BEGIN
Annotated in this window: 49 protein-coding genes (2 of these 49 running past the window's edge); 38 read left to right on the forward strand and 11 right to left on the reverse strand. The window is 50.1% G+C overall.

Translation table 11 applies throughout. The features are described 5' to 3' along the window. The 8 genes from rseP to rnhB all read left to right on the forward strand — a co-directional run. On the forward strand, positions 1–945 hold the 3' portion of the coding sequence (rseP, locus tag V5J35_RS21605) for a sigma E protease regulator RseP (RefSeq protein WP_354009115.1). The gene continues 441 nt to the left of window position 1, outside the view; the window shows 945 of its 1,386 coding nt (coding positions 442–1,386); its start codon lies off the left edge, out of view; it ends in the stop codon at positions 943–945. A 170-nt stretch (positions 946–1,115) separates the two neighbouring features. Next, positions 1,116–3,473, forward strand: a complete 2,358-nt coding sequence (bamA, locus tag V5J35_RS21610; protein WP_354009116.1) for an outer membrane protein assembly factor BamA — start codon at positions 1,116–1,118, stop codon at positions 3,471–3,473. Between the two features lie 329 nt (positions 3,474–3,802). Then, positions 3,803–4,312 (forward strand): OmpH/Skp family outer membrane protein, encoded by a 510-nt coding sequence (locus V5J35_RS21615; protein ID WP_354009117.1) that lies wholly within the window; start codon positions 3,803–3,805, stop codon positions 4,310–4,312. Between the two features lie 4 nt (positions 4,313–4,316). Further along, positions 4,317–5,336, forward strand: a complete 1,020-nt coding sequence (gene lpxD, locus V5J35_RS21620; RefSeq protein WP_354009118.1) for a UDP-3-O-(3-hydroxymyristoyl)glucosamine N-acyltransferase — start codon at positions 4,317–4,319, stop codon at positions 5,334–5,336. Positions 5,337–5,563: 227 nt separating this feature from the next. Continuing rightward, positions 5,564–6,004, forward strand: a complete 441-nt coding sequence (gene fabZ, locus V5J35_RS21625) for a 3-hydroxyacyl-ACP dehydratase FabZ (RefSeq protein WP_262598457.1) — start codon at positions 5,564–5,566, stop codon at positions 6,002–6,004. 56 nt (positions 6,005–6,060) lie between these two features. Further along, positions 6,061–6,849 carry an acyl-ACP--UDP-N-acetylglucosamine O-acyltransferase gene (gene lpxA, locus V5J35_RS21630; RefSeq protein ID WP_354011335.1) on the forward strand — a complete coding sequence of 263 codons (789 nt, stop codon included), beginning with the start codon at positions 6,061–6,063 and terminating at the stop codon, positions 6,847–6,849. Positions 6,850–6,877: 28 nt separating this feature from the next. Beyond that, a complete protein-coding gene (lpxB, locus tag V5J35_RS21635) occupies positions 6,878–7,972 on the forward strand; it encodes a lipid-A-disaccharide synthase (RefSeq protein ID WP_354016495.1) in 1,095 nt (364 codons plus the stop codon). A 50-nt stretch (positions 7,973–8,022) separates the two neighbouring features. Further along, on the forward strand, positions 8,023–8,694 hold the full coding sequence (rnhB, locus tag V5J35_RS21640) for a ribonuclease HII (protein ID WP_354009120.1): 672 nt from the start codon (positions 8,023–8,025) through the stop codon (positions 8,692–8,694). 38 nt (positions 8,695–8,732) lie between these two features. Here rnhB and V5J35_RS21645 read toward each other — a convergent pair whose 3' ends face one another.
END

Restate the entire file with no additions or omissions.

Annotated in this window: 49 protein-coding genes (2 of these 49 running past the window's edge); 38 read left to right on the forward strand and 11 right to left on the reverse strand. The window is 50.1% G+C overall.

Translation table 11 applies throughout. The features are described 5' to 3' along the window. The 8 genes from rseP to rnhB all read left to right on the forward strand — a co-directional run. On the forward strand, positions 1–945 hold the 3' portion of the coding sequence (rseP, locus tag V5J35_RS21605) for a sigma E protease regulator RseP (RefSeq protein WP_354009115.1). The gene continues 441 nt to the left of window position 1, outside the view; the window shows 945 of its 1,386 coding nt (coding positions 442–1,386); its start codon lies off the left edge, out of view; it ends in the stop codon at positions 943–945. A 170-nt stretch (positions 946–1,115) separates the two neighbouring features. Next, positions 1,116–3,473, forward strand: a complete 2,358-nt coding sequence (bamA, locus tag V5J35_RS21610; protein WP_354009116.1) for an outer membrane protein assembly factor BamA — start codon at positions 1,116–1,118, stop codon at positions 3,471–3,473. Between the two features lie 329 nt (positions 3,474–3,802). Then, positions 3,803–4,312 (forward strand): OmpH/Skp family outer membrane protein, encoded by a 510-nt coding sequence (locus V5J35_RS21615; protein ID WP_354009117.1) that lies wholly within the window; start codon positions 3,803–3,805, stop codon positions 4,310–4,312. Between the two features lie 4 nt (positions 4,313–4,316). Further along, positions 4,317–5,336, forward strand: a complete 1,020-nt coding sequence (gene lpxD, locus V5J35_RS21620; RefSeq protein WP_354009118.1) for a UDP-3-O-(3-hydroxymyristoyl)glucosamine N-acyltransferase — start codon at positions 4,317–4,319, stop codon at positions 5,334–5,336. Positions 5,337–5,563: 227 nt separating this feature from the next. Continuing rightward, positions 5,564–6,004, forward strand: a complete 441-nt coding sequence (gene fabZ, locus V5J35_RS21625) for a 3-hydroxyacyl-ACP dehydratase FabZ (RefSeq protein WP_262598457.1) — start codon at positions 5,564–5,566, stop codon at positions 6,002–6,004. 56 nt (positions 6,005–6,060) lie between these two features. Further along, positions 6,061–6,849 carry an acyl-ACP--UDP-N-acetylglucosamine O-acyltransferase gene (gene lpxA, locus V5J35_RS21630; RefSeq protein ID WP_354011335.1) on the forward strand — a complete coding sequence of 263 codons (789 nt, stop codon included), beginning with the start codon at positions 6,061–6,063 and terminating at the stop codon, positions 6,847–6,849. Positions 6,850–6,877: 28 nt separating this feature from the next. Beyond that, a complete protein-coding gene (lpxB, locus tag V5J35_RS21635) occupies positions 6,878–7,972 on the forward strand; it encodes a lipid-A-disaccharide synthase (RefSeq protein ID WP_354016495.1) in 1,095 nt (364 codons plus the stop codon). A 50-nt stretch (positions 7,973–8,022) separates the two neighbouring features. Further along, on the forward strand, positions 8,023–8,694 hold the full coding sequence (rnhB, locus tag V5J35_RS21640) for a ribonuclease HII (protein ID WP_354009120.1): 672 nt from the start codon (positions 8,023–8,025) through the stop codon (positions 8,692–8,694). 38 nt (positions 8,695–8,732) lie between these two features. Here rnhB and V5J35_RS21645 read toward each other — a convergent pair whose 3' ends face one another.